1. Register NOW and become part of this fantastic knowledge base forum! This message will go away once you have registered.

Need help in setting up my system

Discussion in 'Vocals' started by Newsguy, Aug 11, 2006.

  1. Newsguy

    Newsguy Guest

    Hi Gang,

    I have a home based studio which I am using for voice-over work. I am having a hard time getting a good quality sound, can you help?
    It's mainly for audition purposes, but yet I want good quality sound.

    I need to have an idea about the proper settings for my equipment. I am using a BEHRINGER C-1 microphone and an M-Audio MOBILEPRE USB in a voice isolation booth. Can someone shed some light on the proper settings for the preamp? The M-Audio set up page for the software has USB RECORD, etc. I don’t know what to set to achieve a good sound, +3 +6???????

    Also, where exactly should the pop filter be placed in relation to my microphone? How many inches back from the microphone? And having set that, where should my mouth be in relation to the pop filter.

    Please help,
  2. moonbaby

    moonbaby Mmmmmm Moderator

    Feb 23, 2005
    Welcome to the forum. Sorry, but "good quality sound" and the Behringer mic line are not simpatico!
    You need to ditch that mic and pop as little as $100 for a Shure SM58 or an A-T 2020 condenser. Either one of those budget mics will knock the Behringer off it's block. And, if you can spend more$$, there are some real nice mics out there (Beyer M99, EV RE20, Shure SM7, Sennheiser shotgun). The sky's the limit on 'em.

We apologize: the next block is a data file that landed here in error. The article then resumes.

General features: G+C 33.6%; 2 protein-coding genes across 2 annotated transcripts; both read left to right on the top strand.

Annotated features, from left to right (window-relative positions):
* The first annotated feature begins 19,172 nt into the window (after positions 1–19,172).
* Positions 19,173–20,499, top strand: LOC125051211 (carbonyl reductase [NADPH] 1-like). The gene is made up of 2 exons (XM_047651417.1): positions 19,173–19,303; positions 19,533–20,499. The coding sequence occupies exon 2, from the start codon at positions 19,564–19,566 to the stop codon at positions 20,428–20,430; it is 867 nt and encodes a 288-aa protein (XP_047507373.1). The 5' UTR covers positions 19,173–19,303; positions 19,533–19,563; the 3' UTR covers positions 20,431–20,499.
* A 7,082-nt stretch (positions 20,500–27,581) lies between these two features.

How big is the iso booth? Are you getting too much chest or nasalliness? A small, tight dead booth can really kill the quality of your sound. Sometimes standing in a larger area with some acoustic treatment will yield better results.
    1"-2" on the screen, depending on the talent and the mic.
  3. corrupted

    corrupted Guest

    I second the AT 2020... it's probably more of what you're looking for, and they're about $100 - $130.

    If you want to go to $200, look at the StudioProjects C1.

    Either one of those will probably fill out your sound well. If you're using a compressor, that could kill the sound as well. Don't over-do it with the compression, it will suck the dynamics out of your voice.

    moonbaby is spot-on about the vocal space, too... sometimes a little "natural" sound makes all the difference.
    Just for the hell of it, try a decent sized bathroom... honestly. If it's got too much reverb, throw a rug in there, but sometimes it allows the lower frequencies to fill in a little bit more without cranking an EQ. That's a cheap way to test... and sometimes record, without remodeling.

Share This Page